If you’ve travelled along Corner Brook’s West Street or Broadway recently or paused in the entranceway at Colemans Garden Market or the Rotary Arts Centre, you may have noticed a bold set of images.
Titled We Are Here, the artwork is comprised of proud portraits of newcomers to the region, alongside objects that represent the many journeys they have taken.
“With these portraits, we boldly proclaim: ‘We are here,’” said Peter Ride, dean of the School of Fine Arts at Grenfell Campus and the project organizer.
Dr. Ride is himself a newcomer to Canada and Western Newfoundland: he is originally from Australia by way of London, U.K.
The portraits explore the newcomer and migrant experience and how the artists have come to call Newfoundland and Labrador home, giving insight into the challenges of relocating, domesticity, marginalization and the importance of multiculturalism.
‘Mean a lot to me’
In fall 2023, nine participants who have come to live in Corner Brook from different parts of the world worked with international arts educator and photographer Liane Harris, in partnership with the Association for New Canadians (ANC) and Grenfell Campus, to bring the project to life.
The participants honed their digital photography skills in a workshop and worked together to co-create portraits of each other.
“They’re related to my career and to my journey of teaching and studying.”
Project participant Indeewari Ashirwadini Bandara Menama Rallage, says she jumped at the opportunity to participate in We Are Here, both to develop her photography skills, which she uses in her studies, work and art, and to share with other newcomers and the broader community.
“In my portrait, I’m wearing a batik handmade Kandyan sari (Osari),” said Ms. Menama Rallage, who is working towards a master’s degree in boreal ecosystems and agricultural sciences at Grenfell. “This is my traditional wear, which I wore while I was serving as a teacher back in Sri Lanka. The sari brooch and bead necklace in the background are also part of my traditional dress. They mean a lot to me, because they’re related to my career and to my journey of teaching and studying.”
In addition to her studies and roles as a research assistant and learning technology coach at Grenfell Campus, she is a digital literacy trainer with the Community Sector Council of N.L.’s techKNOWtutor program. She’s also a singer with her own band, Api Sri, which translates to “We’re Sri Lankans.”
Ghanaian Abdul-Latif Alhassan, who is a PhD student in transdisciplinary sustainability at Grenfell Campus and a co-founder of environmental data social enterprise AbbaTek Group Inc., took Ms. Menama Rallage’s portrait.
Currently on display
All nine portraits are currently on display at five partner sites in the community: Colemans Garden Market, Hew & Draw Hotel, Rotary Arts Centre, WOWO Asian Homestyle Cooking (express branch), and 62 Broadway St.
“I love that we’re able to display these portraits and showcase local talent and community,” said Eugene Simbajon, chef and owner of WOWO, who is originally from the Philippines and has a degree in hotel and restaurant management.
The exhibit is also on display at the Grenfell Art Gallery, alongside Making Home Here, an exhibition on tour from The Rooms and created with the Association for New Canadians and curated by the ANC’s Rachel Gilbert, also a Grenfell gine arts graduate, with Mireille Eagan.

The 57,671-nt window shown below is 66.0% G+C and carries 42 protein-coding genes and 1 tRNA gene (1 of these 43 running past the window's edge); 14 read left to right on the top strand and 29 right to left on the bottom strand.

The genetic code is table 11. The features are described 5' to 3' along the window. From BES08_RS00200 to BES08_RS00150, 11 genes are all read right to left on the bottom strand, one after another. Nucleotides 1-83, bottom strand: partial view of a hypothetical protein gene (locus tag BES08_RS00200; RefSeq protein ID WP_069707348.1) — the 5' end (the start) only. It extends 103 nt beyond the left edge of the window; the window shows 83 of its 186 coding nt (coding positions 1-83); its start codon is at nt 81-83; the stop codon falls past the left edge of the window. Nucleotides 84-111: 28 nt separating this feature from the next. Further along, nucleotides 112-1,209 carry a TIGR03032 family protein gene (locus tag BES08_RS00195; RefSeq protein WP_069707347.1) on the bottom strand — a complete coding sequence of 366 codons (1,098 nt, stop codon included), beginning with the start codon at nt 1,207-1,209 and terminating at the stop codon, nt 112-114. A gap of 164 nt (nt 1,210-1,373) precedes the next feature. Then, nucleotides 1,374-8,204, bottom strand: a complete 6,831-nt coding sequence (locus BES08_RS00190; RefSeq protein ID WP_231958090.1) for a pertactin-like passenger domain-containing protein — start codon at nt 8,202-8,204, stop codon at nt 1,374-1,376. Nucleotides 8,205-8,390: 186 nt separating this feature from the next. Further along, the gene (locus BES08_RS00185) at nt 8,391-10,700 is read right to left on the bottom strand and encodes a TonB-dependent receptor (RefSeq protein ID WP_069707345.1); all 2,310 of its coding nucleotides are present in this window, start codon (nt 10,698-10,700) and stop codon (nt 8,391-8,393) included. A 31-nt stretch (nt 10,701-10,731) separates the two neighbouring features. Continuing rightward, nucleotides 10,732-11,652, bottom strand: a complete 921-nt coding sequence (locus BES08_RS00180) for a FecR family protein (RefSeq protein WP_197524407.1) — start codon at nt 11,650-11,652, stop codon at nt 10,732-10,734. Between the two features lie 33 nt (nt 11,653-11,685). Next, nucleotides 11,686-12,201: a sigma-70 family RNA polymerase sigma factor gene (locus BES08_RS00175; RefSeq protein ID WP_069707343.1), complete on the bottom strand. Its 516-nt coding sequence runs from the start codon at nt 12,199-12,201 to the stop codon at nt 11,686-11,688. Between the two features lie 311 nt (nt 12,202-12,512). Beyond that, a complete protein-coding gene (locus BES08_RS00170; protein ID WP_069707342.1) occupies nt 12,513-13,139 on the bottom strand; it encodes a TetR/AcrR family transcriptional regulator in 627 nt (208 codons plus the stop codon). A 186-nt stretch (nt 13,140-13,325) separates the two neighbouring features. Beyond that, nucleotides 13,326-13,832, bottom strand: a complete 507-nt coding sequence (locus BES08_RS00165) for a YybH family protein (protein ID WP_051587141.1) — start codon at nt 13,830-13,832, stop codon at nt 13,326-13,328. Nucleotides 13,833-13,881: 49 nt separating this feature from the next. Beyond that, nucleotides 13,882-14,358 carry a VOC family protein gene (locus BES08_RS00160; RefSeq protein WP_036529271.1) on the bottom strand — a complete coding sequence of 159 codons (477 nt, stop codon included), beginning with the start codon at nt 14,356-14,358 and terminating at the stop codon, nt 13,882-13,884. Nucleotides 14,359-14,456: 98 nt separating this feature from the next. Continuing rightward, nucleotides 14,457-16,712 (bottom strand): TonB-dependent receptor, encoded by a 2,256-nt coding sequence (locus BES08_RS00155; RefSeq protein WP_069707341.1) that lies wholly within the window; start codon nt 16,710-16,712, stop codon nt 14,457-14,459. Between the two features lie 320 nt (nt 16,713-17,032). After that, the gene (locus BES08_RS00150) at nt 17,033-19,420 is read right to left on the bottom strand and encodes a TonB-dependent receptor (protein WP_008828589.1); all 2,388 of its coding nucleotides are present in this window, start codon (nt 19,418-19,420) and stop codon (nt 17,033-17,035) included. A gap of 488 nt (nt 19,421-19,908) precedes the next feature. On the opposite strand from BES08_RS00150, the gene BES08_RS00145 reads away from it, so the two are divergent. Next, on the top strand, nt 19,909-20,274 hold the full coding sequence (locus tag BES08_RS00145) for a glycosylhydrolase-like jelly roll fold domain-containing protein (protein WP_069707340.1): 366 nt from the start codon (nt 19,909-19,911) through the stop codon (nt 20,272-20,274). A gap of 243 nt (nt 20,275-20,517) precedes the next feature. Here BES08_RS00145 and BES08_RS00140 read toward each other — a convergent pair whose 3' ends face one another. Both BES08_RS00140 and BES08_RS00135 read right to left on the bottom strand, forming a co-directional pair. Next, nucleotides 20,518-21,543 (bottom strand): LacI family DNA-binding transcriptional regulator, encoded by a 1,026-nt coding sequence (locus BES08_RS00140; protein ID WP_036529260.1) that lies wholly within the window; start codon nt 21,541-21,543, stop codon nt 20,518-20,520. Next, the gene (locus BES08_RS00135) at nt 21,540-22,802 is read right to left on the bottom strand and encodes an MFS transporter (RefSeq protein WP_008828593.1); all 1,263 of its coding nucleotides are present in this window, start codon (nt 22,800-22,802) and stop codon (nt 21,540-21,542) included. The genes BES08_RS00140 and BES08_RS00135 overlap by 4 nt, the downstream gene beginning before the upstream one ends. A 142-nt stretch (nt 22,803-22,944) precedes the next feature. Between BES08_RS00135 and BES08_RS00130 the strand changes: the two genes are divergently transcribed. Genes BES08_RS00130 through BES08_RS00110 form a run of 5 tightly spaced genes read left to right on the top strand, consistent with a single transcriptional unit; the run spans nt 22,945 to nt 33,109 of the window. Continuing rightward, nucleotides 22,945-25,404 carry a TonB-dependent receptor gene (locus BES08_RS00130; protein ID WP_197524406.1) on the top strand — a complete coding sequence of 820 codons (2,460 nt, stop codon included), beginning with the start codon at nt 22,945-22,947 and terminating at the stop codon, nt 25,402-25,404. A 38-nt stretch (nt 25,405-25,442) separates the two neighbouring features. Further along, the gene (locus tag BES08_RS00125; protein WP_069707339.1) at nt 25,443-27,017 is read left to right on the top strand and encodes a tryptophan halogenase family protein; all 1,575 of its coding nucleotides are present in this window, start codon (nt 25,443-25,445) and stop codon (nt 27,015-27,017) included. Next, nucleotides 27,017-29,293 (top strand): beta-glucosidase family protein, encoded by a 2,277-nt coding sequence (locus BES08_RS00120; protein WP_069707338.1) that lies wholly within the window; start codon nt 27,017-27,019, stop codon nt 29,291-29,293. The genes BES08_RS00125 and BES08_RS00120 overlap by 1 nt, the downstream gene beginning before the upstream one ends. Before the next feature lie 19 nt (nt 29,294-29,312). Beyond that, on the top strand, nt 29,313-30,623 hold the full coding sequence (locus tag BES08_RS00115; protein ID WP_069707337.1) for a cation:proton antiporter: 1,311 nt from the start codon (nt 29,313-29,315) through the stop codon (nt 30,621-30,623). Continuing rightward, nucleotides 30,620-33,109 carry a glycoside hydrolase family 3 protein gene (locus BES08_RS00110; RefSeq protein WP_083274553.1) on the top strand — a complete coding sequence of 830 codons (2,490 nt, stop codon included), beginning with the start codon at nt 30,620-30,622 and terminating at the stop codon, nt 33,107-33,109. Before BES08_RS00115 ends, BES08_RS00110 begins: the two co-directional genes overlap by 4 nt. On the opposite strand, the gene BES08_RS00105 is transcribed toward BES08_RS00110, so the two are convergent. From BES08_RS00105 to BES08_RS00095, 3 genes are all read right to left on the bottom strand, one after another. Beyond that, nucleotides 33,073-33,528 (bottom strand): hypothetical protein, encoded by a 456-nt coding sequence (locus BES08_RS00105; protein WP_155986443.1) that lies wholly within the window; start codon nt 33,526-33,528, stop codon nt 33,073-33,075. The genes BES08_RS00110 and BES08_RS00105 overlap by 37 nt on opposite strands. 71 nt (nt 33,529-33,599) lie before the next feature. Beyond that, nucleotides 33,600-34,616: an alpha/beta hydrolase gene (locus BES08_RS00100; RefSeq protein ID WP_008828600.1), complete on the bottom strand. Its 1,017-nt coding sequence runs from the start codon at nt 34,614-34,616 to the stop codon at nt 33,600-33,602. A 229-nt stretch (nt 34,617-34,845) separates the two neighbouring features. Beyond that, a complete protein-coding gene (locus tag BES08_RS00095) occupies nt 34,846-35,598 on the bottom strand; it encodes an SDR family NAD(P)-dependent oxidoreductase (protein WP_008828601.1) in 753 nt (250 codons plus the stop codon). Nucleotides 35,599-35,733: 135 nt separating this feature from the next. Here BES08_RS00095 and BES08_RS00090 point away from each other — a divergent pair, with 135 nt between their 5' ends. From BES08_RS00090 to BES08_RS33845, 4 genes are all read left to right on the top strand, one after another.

Featured alongside the two exhibitions is Ribbons of Steel, a project that highlights three metal ribbon skirts created during a hands-on community welding workshop led by Jenny Brake, interim Qalipu chief.
The work explores the role of ribbon skirts in Indigenous culture and identity.
On March 8, the Gallery will host a public event with Chief Brake to weave fabric ribbons into the skirts, bringing them to life with memories, stories and inter-cultural exchange.
The community is invited to view these exhibitions at the gallery until March 15, from Tuesday to Saturday between 12–4 p.m.
Collaborative, community, belonging
The ANC works to create collaborative opportunities for newcomers to share their stories and experiences, fostering connections across different backgrounds along the way.
“The photography project with Grenfell Campus reminds us how powerful collaboration can be,” said Pooja Kadian, community connections officer with the ANC in Corner Brook. “We combined our different skills and talents to capture not just pictures, but also a sense of togetherness and understanding.”
Following the workshop, Dr. Ride organized a community discussion at Grenfell Campus with Ms. Harris and partners about the role of participatory arts projects in fostering collaboration.
“We’re showcasing the vibrancy, histories and talents of our newcomer community, who are embedded in the fabric of Corner Brook/Elmastukwek — inviting conversations about identity, belonging and living in a multicultural community,” he said.
“It was an absolute joy working with this exceptional group of creative, inspiring and enthusiastic newcomers to Canada,” said Ms. Harris, who also merged the portraits with the object photos to create the final artwork. “We had the best time collaborating on these beautiful portraits that are a reflection of the poignancy, humour and talent each person brought to the project.”
Grenfell Campus plans to recruit talented local photographers, including from within the newcomer community, to lead further community photography workshops in partnership with the ANC and other local groups and communities.
Grenfell Campus gratefully acknowledges support from all community host partners, and Colemans in particular for sponsoring the gallery’s launch of the three exhibitions. The We Are Here project was made possible with support from Canada Council for the Arts and Memorial University’s Office of Public Engagement.